I discovered this oddity:
for (long l = 4946144450195624l; l > 0; l >>= 5) System.out.print((char) (((l & 31 | 64) % 95) + 32));
How does this work?
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The program decodes a character for every 5-bits group, from right to left
For 5 bits, it is posible to represent 2⁵ = 32 characters. English alphabet contains 26 letters, this leaves room for 32 - 26 = 6 symbols apart from letters. With this codification scheme you can have all 26 (one case) english letters and 6 symbols (being space among them).
Now the code maps the 5-bit value to its corresponding 7-bit ascii character. This is the tricky part, check the binary representations for the lowercase alphabet letters in the following table:
Here you can see that the ascii characters we want to map begin with the 7th and 6th bit set (
Now we know that special care has to be taken to process space at the same time as the other characters. To achieve this, the code turns the 7th bit on (but not the 6th) on
the extracted 5-bit group with an OR 64
So far the 5-bit group is of the form:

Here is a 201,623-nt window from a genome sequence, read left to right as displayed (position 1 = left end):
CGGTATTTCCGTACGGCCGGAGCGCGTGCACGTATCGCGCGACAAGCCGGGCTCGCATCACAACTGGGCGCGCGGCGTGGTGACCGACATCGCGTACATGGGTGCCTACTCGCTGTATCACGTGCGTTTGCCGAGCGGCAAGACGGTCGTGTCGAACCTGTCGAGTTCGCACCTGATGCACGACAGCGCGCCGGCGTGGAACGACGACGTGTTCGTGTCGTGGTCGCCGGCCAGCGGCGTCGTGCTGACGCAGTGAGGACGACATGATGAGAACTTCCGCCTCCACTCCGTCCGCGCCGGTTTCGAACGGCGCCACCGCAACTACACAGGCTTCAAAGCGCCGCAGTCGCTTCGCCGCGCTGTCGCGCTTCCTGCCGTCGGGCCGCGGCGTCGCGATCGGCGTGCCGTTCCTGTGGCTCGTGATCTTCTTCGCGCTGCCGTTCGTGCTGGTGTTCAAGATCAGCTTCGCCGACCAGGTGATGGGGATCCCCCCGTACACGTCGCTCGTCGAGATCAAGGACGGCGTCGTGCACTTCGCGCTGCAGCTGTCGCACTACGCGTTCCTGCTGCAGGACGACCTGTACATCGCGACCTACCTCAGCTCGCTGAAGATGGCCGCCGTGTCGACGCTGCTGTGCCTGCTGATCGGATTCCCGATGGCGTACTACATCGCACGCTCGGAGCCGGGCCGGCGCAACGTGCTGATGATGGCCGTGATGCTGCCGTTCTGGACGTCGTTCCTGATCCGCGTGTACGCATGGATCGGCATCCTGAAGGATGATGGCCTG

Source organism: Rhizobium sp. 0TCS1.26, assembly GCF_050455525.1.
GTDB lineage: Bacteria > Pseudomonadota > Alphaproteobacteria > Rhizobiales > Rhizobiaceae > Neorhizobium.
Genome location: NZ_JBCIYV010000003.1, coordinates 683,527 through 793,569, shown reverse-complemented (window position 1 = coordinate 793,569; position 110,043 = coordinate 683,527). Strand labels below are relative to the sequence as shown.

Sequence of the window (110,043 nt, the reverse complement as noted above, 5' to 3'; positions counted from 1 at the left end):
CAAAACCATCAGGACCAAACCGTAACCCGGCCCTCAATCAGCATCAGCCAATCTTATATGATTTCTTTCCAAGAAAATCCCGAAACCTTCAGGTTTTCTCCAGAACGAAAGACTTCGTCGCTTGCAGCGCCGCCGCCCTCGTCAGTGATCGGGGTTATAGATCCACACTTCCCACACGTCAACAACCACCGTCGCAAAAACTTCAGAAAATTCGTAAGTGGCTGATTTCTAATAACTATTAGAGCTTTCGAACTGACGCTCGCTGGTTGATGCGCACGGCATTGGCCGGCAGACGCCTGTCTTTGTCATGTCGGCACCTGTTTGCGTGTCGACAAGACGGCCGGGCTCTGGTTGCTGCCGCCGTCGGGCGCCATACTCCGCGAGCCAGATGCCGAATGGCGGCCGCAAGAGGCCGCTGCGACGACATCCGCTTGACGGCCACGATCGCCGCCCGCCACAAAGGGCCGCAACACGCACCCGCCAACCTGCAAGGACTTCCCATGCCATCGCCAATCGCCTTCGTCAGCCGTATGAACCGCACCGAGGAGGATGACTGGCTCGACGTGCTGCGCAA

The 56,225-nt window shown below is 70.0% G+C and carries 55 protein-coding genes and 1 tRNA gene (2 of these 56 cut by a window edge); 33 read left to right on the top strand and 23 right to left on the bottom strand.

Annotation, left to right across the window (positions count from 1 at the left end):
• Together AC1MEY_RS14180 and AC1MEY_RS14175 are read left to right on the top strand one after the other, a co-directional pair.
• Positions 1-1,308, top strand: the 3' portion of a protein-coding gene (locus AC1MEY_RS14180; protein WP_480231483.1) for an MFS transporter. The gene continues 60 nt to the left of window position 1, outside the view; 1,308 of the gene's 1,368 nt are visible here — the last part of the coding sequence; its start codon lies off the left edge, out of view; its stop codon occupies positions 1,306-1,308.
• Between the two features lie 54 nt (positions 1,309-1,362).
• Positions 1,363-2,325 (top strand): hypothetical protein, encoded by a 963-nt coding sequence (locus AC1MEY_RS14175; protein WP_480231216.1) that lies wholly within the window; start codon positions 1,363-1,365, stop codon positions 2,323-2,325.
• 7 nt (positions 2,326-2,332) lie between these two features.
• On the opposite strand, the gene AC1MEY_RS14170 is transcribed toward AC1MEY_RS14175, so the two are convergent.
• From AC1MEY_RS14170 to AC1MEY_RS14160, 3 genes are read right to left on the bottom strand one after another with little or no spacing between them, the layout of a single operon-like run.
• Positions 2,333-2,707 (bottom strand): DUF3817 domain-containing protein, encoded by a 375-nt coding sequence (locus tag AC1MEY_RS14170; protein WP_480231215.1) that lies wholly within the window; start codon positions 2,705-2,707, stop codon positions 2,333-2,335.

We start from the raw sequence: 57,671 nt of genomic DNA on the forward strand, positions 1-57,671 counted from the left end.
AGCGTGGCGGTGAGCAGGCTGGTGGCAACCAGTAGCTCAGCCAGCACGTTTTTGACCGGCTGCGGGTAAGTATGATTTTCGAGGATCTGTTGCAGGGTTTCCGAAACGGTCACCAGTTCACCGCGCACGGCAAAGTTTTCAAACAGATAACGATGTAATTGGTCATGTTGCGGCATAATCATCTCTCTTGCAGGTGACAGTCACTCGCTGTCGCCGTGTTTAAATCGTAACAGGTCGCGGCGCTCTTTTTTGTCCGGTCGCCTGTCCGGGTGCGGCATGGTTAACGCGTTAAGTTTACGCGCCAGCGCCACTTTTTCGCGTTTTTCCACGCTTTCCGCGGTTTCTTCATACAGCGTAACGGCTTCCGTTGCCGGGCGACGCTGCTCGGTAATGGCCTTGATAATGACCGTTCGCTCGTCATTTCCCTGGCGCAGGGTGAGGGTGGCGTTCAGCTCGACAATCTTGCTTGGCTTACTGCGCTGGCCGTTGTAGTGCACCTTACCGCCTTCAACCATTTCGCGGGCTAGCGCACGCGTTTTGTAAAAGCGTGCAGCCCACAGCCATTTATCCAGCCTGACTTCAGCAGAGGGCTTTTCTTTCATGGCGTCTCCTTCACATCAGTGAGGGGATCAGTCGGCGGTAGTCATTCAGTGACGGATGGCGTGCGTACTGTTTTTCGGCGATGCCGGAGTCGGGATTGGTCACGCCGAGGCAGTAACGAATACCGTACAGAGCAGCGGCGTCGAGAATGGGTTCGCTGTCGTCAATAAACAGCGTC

The following code does the inverse process, given a lowercase string (max 12 chars), returns the 64 bit long value that could be used with the OP's code:
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Adding some value to above answers. Following groovy script prints intermediate values.
Here it is
Standard ASCII characters which are visible are in range of 32 to 127.
That's why you see 32, and 95 (127 - 32) there.
In fact each character is mapped to 5 bits here, (you can find what is 5 bit combination for each character), and then all bits are concatenated to form a large number.
Positive longs are 63 bit numbers, large enough to hold encrypted form of 12 characters. So it is large enough to hold
In an application we wanted to transfer visible English Characters, Persian Characters and Symbols via SMS. As you see there are
We converted each UTF-8 (16 bit) character to 7 bits, and gain more than 56% compression ratio. So we could send texts with twice length in the same number of SMSs. (It is somehow the same thing happened here).
You are getting a result which happens to be
You've encoded characters as 5-bit values and packed 11 of them into a 64 bit long.
The hard part, as you say, is encoding the space. The lower case english letters occupy the contiguous range 97-122 in Unicode (and ascii, and most other encodings), but the space is 32.
To overcome this, you used some arithmetic.
It prints "hello world" for a similar reason this does:
but for a somewhat different reason than this: